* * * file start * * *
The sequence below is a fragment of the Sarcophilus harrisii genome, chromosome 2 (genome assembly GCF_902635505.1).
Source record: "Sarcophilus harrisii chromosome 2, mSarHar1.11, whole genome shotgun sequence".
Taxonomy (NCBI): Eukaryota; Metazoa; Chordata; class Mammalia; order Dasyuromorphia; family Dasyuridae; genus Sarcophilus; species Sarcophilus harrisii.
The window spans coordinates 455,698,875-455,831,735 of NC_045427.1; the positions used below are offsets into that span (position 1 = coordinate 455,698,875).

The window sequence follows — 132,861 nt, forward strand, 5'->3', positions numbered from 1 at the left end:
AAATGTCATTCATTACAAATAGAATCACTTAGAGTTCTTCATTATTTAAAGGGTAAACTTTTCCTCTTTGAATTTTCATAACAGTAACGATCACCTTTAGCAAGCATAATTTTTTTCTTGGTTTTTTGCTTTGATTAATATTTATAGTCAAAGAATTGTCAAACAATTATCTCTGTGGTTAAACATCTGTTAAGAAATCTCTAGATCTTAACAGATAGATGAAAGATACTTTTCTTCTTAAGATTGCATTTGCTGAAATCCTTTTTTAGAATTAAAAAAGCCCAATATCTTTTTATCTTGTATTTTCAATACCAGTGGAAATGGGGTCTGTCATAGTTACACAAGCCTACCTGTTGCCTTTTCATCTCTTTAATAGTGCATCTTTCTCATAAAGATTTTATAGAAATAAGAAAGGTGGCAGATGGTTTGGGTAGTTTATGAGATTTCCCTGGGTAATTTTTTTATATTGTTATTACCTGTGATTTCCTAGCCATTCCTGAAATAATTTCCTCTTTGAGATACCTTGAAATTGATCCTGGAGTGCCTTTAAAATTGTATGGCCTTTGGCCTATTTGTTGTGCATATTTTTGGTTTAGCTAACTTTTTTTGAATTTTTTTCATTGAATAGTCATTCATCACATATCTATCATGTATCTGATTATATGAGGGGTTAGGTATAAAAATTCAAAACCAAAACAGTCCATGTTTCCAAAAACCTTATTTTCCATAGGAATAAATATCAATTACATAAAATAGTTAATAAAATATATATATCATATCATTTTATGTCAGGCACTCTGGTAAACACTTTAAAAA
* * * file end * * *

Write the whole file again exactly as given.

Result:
The sequence below is a fragment of the Sarcophilus harrisii genome, chromosome 2 (genome assembly GCF_902635505.1).
Source record: "Sarcophilus harrisii chromosome 2, mSarHar1.11, whole genome shotgun sequence".
Taxonomy (NCBI): Eukaryota; Metazoa; Chordata; class Mammalia; order Dasyuromorphia; family Dasyuridae; genus Sarcophilus; species Sarcophilus harrisii.
The window spans coordinates 455,698,875-455,831,735 of NC_045427.1; the positions used below are offsets into that span (position 1 = coordinate 455,698,875).

The window sequence follows — 132,861 nt, forward strand, 5'->3', positions numbered from 1 at the left end:
AAATGTCATTCATTACAAATAGAATCACTTAGAGTTCTTCATTATTTAAAGGGTAAACTTTTCCTCTTTGAATTTTCATAACAGTAACGATCACCTTTAGCAAGCATAATTTTTTTCTTGGTTTTTTGCTTTGATTAATATTTATAGTCAAAGAATTGTCAAACAATTATCTCTGTGGTTAAACATCTGTTAAGAAATCTCTAGATCTTAACAGATAGATGAAAGATACTTTTCTTCTTAAGATTGCATTTGCTGAAATCCTTTTTTAGAATTAAAAAAGCCCAATATCTTTTTATCTTGTATTTTCAATACCAGTGGAAATGGGGTCTGTCATAGTTACACAAGCCTACCTGTTGCCTTTTCATCTCTTTAATAGTGCATCTTTCTCATAAAGATTTTATAGAAATAAGAAAGGTGGCAGATGGTTTGGGTAGTTTATGAGATTTCCCTGGGTAATTTTTTTATATTGTTATTACCTGTGATTTCCTAGCCATTCCTGAAATAATTTCCTCTTTGAGATACCTTGAAATTGATCCTGGAGTGCCTTTAAAATTGTATGGCCTTTGGCCTATTTGTTGTGCATATTTTTGGTTTAGCTAACTTTTTTTGAATTTTTTTCATTGAATAGTCATTCATCACATATCTATCATGTATCTGATTATATGAGGGGTTAGGTATAAAAATTCAAAACCAAAACAGTCCATGTTTCCAAAAACCTTATTTTCCATAGGAATAAATATCAATTACATAAAATAGTTAATAAAATATATATATCATATCATTTTATGTCAGGCACTCTGGTAAACACTTTAAAAA